She offers as a solution to this the concept of ‘redeeming the time’, so that instead of ‘bringing God into our days’, we bring each moment of our days, as often as we can remember to do so, before God, being ‘present where we are’. Nowadays we have so many responsibilities and distractions that it’s all too easy to forget. We have to train our minds to deliberately ‘practice God’s presence’ in each moment. It is a lifelong process.

    Some books that I have found to be very especially on this subject matter include: ‘Practicing the Presence of God’ by Brother Lawrence, ‘Awakening Your Soul to the Presence of God’ by Father Kiliam J. Healy, ‘Living Close to God When You’re Not Good at It’ by Gene Edwards, ‘One Thousand Gifts’ by Ann Voskamp, “Let Your Life Count’ by Donna Partow, and ‘The Pursuit of God’ by A.W. Tozer, among others.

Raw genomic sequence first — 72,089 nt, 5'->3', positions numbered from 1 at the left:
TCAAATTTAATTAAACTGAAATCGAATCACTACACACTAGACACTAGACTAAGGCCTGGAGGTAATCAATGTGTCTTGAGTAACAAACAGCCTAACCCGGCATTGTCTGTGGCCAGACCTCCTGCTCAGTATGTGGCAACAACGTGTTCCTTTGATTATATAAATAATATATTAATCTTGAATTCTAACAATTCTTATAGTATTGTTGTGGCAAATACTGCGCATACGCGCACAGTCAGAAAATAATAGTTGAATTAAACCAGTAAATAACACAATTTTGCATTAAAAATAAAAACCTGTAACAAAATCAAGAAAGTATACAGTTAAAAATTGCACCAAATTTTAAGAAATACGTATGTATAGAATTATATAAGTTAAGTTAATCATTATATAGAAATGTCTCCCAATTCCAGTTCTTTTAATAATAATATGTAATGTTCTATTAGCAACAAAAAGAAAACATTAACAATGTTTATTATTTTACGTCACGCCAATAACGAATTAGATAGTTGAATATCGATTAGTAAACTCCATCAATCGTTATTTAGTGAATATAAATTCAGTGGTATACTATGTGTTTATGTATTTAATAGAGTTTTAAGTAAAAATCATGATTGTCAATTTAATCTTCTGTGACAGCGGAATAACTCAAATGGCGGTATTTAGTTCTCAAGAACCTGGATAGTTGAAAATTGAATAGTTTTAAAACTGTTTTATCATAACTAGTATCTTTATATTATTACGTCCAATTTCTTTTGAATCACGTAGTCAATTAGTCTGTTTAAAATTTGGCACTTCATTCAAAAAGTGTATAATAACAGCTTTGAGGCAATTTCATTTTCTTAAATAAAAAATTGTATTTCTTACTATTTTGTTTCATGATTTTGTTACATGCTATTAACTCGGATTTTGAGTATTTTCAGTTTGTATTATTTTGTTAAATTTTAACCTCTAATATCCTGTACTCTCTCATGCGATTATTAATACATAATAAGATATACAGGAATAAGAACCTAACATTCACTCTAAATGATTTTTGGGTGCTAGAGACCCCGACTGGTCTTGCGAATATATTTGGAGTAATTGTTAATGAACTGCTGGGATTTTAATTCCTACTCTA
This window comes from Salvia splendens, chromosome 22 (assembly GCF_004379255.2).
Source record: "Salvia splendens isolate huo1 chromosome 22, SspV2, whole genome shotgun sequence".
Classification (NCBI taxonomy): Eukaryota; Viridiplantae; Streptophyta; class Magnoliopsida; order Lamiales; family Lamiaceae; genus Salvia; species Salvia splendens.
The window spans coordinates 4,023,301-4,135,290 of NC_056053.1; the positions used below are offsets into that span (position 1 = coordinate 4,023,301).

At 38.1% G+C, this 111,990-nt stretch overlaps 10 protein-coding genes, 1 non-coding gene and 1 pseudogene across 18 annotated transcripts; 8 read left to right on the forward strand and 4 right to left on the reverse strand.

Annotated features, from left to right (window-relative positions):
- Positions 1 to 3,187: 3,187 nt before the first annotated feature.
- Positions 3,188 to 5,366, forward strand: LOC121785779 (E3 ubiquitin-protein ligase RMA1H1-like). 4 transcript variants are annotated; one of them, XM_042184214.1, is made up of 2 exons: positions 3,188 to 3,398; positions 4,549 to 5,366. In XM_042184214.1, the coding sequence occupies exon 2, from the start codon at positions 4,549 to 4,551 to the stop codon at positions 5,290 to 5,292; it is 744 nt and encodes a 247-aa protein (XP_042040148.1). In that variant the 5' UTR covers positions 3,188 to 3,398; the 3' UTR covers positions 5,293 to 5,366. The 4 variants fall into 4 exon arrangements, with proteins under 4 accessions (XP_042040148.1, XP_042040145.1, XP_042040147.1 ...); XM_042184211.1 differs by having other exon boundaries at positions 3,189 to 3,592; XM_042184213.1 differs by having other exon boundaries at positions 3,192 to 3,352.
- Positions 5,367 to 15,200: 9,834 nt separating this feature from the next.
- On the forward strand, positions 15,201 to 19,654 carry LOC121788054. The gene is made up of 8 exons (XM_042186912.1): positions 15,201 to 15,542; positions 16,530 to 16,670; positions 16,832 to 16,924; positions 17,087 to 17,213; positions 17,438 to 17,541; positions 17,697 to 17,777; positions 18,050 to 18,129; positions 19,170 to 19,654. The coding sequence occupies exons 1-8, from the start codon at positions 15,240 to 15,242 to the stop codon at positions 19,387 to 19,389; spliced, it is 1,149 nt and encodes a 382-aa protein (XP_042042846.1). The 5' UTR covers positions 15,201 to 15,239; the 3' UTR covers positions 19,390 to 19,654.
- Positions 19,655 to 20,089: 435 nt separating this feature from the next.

I recently finished reading a wonderful book, ‘Mudhouse Sabbath’ by Lauren Winner. It is about the author’s experience as an orthodox Jew who became a follower of Yeshua. She talks about experiencing God through the many prayers and practices of Orthodox Judaism, both in contrast to and in combination with the ways of Christian grace. It’s very hands-on, practical, and down-to-earth. She writes honestly and with open vulnerability, like she’s your best friend whose life is far from perfect, but who is doing her best to pursue holiness in thought and in action. Certainly your weekly messages are right up there along with these other writings. But now I’m digressing…